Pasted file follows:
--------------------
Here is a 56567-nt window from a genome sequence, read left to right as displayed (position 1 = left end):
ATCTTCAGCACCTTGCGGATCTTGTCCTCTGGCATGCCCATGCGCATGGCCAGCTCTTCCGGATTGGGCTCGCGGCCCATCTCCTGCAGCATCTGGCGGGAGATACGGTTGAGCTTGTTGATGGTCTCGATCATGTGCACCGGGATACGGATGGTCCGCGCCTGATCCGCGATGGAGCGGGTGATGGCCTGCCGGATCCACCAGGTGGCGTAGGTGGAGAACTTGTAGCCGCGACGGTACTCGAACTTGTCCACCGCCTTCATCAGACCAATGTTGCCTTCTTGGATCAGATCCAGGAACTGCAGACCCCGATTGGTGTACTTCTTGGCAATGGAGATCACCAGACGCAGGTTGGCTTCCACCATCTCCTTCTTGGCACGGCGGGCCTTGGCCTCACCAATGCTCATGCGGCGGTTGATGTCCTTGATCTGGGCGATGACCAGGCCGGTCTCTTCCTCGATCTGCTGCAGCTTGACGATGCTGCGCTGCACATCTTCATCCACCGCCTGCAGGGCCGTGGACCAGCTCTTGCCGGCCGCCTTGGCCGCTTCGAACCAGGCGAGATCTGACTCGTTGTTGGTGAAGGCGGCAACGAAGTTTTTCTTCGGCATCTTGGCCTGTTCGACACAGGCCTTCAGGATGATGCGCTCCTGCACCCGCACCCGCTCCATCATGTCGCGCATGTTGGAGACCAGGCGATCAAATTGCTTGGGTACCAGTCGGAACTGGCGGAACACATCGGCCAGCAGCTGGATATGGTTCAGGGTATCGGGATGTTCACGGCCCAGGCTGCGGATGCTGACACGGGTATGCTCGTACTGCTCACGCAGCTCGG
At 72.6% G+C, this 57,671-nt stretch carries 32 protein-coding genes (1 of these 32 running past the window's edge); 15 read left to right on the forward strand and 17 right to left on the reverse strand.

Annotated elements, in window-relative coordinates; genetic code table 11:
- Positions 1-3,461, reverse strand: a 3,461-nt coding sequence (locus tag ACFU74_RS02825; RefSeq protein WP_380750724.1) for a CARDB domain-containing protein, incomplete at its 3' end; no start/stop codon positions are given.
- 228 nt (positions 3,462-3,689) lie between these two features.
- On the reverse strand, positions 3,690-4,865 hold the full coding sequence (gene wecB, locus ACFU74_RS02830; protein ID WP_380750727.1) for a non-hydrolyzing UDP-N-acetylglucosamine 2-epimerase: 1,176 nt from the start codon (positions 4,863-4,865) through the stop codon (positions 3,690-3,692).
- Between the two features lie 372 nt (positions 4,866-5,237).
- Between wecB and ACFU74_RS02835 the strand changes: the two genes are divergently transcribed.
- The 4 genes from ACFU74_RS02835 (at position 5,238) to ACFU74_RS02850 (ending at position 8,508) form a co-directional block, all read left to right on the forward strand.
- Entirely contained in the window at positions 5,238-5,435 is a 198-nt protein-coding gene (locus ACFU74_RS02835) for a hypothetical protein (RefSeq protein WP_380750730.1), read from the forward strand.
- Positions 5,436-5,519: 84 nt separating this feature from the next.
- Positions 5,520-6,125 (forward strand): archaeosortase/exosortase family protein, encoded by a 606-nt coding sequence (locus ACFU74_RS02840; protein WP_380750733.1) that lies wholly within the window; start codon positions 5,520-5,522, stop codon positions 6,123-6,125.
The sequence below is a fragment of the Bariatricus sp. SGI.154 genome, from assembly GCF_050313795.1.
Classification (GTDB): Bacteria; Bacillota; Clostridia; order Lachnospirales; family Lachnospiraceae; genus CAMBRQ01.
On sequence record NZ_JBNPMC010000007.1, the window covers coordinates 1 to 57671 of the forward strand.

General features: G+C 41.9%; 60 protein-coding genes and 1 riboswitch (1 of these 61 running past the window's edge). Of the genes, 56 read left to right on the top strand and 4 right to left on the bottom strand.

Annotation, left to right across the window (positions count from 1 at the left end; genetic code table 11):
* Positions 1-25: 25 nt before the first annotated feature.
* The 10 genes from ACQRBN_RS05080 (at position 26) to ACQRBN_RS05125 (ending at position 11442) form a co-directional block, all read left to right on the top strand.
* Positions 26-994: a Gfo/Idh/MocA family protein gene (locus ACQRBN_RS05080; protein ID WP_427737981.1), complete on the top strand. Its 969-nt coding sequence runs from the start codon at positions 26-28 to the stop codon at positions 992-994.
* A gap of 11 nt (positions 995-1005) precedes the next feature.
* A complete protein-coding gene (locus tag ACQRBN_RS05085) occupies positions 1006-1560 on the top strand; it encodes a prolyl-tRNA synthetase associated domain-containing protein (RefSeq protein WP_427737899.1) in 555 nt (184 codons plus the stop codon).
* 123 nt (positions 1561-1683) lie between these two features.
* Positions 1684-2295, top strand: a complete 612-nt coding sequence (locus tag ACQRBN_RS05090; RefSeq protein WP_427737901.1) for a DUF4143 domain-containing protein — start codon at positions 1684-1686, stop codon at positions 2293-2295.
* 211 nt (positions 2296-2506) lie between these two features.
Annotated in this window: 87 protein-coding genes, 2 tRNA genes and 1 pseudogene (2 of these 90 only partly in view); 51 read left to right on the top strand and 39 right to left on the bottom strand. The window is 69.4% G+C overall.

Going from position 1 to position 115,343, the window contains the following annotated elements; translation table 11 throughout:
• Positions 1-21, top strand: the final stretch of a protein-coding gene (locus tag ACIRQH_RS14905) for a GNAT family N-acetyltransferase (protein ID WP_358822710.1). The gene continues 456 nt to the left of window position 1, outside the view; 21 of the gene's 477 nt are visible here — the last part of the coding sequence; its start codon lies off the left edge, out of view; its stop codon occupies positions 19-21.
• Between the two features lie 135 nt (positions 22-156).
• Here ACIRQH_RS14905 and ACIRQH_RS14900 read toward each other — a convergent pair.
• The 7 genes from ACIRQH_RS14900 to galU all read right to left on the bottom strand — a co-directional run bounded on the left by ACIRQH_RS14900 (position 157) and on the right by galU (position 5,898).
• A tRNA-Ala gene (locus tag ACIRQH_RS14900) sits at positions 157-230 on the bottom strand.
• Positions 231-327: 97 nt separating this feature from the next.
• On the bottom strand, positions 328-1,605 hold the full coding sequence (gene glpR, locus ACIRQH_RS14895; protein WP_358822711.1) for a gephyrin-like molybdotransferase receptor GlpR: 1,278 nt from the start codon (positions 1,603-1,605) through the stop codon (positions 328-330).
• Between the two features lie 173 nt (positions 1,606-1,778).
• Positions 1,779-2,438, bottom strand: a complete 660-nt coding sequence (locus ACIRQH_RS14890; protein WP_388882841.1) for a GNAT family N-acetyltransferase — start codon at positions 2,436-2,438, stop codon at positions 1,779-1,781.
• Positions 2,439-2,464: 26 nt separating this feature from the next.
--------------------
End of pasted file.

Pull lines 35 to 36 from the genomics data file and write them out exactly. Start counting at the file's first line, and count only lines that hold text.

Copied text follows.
• On the bottom strand, positions 328-1,605 hold the full coding sequence (gene glpR, locus ACIRQH_RS14895; protein WP_358822711.1) for a gephyrin-like molybdotransferase receptor GlpR: 1,278 nt from the start codon (positions 1,603-1,605) through the stop codon (positions 328-330).
• Between the two features lie 173 nt (positions 1,606-1,778).